Complete removal of the four dams in the Klamath River is a case of radical environmental groups using the Endangered Species Act, along with the Clean Water Act, to extort and coerce in order to undue progress. It will send a dangerous message and potentially set a dangerous precedent, threatening infrastructure, private property rights and affordable power. We are in a time where more water storage is needed, green power is preferred and cost effective power is needed.

It is estimated that it will cost $300 million dollars to mitigate water quality issues up to the time that the dams are removed. It is also estimated that it will cost $750 million dollars to remove the dams, followed by an estimated $500 million dollars to mitigate quality issues after the dams have been removed. This adds up to an estimated $1.5 Billion dollar price tag, not including losses to property values, agricultural production, loss in tourism and county tax revenue.

Common sense would direct us to modify the dams to allow for fish passage, maintain green power generation capabilities, and provide water to farmers and ranchers. What has happened to balance and moderation?

If the direction that extreme environmental groups and agencies at the State and Federal level are headed, unchecked by any sense of reason or oversight, is not changed, we shall surely find ourselves in a hole we are unable to climb out of.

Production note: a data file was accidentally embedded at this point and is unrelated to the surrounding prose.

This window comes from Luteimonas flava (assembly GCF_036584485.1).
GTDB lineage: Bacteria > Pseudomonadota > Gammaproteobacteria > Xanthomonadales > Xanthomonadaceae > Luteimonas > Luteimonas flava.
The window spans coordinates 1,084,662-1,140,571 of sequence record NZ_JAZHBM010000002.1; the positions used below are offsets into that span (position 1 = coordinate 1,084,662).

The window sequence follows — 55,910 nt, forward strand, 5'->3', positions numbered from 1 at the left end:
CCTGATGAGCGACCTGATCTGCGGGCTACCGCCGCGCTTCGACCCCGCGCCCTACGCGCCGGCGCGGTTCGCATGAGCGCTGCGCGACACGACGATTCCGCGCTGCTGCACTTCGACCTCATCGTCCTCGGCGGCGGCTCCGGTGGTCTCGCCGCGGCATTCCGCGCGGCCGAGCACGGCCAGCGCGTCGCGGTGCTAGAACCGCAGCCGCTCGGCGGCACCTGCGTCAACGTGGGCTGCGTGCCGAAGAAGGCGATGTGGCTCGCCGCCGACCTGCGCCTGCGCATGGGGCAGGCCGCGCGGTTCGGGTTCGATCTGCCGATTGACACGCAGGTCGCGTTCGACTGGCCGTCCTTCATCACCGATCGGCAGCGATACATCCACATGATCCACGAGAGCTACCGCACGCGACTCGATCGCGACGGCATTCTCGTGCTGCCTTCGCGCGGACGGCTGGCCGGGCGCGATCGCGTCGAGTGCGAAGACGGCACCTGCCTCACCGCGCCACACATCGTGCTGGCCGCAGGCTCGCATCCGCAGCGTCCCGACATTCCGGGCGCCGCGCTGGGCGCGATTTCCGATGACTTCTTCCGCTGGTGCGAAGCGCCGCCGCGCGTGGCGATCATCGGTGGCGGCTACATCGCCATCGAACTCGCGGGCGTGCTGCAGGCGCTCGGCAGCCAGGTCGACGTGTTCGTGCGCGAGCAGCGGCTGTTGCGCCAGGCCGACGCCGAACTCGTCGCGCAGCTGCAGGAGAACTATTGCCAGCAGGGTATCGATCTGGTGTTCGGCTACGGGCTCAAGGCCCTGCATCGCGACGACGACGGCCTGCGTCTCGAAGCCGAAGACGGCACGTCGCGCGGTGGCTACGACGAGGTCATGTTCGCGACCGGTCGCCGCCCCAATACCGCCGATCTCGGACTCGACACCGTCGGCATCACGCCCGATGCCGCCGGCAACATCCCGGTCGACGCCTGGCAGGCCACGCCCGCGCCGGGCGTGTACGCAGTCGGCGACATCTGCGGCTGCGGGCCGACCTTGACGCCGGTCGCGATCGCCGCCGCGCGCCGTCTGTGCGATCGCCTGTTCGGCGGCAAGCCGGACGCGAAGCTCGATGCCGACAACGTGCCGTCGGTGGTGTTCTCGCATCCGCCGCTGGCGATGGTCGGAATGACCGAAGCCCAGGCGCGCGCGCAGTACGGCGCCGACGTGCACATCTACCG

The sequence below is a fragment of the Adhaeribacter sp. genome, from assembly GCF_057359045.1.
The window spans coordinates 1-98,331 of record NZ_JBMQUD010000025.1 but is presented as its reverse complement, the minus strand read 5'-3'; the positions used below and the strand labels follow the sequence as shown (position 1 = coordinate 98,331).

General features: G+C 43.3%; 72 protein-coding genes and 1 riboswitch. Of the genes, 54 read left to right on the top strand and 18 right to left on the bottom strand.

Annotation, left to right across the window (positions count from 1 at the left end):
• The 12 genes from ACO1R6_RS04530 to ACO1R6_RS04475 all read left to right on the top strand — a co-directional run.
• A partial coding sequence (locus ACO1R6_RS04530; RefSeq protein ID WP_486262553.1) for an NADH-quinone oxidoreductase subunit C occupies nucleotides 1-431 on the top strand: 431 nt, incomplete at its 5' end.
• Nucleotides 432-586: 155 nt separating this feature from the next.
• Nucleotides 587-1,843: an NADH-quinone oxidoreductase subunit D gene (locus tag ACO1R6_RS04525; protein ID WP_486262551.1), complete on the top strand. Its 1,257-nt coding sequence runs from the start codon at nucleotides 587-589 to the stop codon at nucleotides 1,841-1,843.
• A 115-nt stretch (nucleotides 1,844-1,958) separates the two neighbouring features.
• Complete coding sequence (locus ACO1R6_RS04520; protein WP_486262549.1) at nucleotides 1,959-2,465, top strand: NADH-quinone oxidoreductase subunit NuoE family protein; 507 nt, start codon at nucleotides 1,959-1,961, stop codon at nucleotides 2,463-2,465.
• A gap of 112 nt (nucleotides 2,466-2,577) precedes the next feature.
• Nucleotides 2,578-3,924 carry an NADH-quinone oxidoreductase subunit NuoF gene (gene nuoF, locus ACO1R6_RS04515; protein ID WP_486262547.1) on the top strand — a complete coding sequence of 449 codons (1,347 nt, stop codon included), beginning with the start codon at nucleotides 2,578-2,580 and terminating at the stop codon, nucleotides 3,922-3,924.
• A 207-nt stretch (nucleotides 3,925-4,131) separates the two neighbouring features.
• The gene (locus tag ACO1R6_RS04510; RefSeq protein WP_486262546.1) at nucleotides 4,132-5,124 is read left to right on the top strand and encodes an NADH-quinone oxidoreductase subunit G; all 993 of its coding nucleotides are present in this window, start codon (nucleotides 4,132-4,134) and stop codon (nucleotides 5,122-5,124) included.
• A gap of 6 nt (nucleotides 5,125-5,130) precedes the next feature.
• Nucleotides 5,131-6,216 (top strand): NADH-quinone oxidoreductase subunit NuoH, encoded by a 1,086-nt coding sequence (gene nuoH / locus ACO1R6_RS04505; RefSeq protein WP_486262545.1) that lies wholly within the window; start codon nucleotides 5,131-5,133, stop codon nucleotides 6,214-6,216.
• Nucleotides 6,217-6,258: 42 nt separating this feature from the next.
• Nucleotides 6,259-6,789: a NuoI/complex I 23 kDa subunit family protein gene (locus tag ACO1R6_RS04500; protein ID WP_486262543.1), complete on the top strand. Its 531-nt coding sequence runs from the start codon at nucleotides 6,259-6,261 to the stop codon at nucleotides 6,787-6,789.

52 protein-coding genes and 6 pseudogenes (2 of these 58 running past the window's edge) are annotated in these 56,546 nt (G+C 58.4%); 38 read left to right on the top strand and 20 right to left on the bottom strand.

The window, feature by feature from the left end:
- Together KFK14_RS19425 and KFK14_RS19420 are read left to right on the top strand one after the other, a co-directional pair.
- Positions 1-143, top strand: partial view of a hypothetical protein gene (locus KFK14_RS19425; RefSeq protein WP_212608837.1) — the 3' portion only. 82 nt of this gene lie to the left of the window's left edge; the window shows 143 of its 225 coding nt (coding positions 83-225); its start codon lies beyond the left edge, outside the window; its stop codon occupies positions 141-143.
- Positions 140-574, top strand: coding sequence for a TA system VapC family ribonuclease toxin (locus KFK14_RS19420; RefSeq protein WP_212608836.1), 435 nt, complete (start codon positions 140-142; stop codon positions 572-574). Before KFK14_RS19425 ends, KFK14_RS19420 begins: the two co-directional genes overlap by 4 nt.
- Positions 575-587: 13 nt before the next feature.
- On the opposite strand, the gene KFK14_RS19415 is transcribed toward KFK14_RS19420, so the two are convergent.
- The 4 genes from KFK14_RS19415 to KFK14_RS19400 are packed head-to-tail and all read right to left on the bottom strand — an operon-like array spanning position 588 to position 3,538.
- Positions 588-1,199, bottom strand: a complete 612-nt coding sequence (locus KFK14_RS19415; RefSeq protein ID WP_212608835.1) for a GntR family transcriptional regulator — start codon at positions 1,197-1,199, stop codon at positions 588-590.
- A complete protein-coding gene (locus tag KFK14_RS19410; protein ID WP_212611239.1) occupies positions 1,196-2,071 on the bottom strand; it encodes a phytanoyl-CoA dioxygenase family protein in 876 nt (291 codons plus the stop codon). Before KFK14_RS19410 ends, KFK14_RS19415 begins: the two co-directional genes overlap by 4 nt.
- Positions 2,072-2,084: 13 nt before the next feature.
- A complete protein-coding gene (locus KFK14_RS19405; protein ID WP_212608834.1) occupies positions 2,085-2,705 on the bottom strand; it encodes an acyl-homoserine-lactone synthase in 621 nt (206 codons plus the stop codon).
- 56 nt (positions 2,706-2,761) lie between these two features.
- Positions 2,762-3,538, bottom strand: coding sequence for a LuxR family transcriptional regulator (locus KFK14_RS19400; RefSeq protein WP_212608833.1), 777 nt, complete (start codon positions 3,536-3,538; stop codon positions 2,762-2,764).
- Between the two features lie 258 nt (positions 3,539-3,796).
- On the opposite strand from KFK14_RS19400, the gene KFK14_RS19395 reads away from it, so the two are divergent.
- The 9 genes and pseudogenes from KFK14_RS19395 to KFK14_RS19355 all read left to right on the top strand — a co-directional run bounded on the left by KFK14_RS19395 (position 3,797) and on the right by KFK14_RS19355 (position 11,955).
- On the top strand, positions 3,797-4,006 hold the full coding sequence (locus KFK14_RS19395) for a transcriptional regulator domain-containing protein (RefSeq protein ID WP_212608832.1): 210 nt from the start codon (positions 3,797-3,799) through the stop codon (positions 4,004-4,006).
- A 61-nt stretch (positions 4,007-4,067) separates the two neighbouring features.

About Me

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Jeff Fowle is a fourth generation family farmer and rancher from Etna, California. He and his wife Erin and son Kyle raise registered Angus cattle, Percheron draft horses, warmbloods, alfalfa and alfalfa-grass hay. They also start and train horses for riding, jumping, and driving. Their family run ranch has incorporated many environmentally beneficial and water efficient technologies and management strategies. Jeff attended college at Colorado State University for two years and Cal Poly San Luis Obispo for four and earned his Bachelor of Science degree in Animal Science. Following college, he worked in Washington State for a year as a herdsman for BB Cattle Company and then returned to Etna, California in 1995 to own and operate KK Bar Ranch and Siskiyou Percherons. The latter was started by his grandfather, Clarence Dudley, who devoted much of his time to the Percheron Horse Association of America, specifically to developing their youth education program.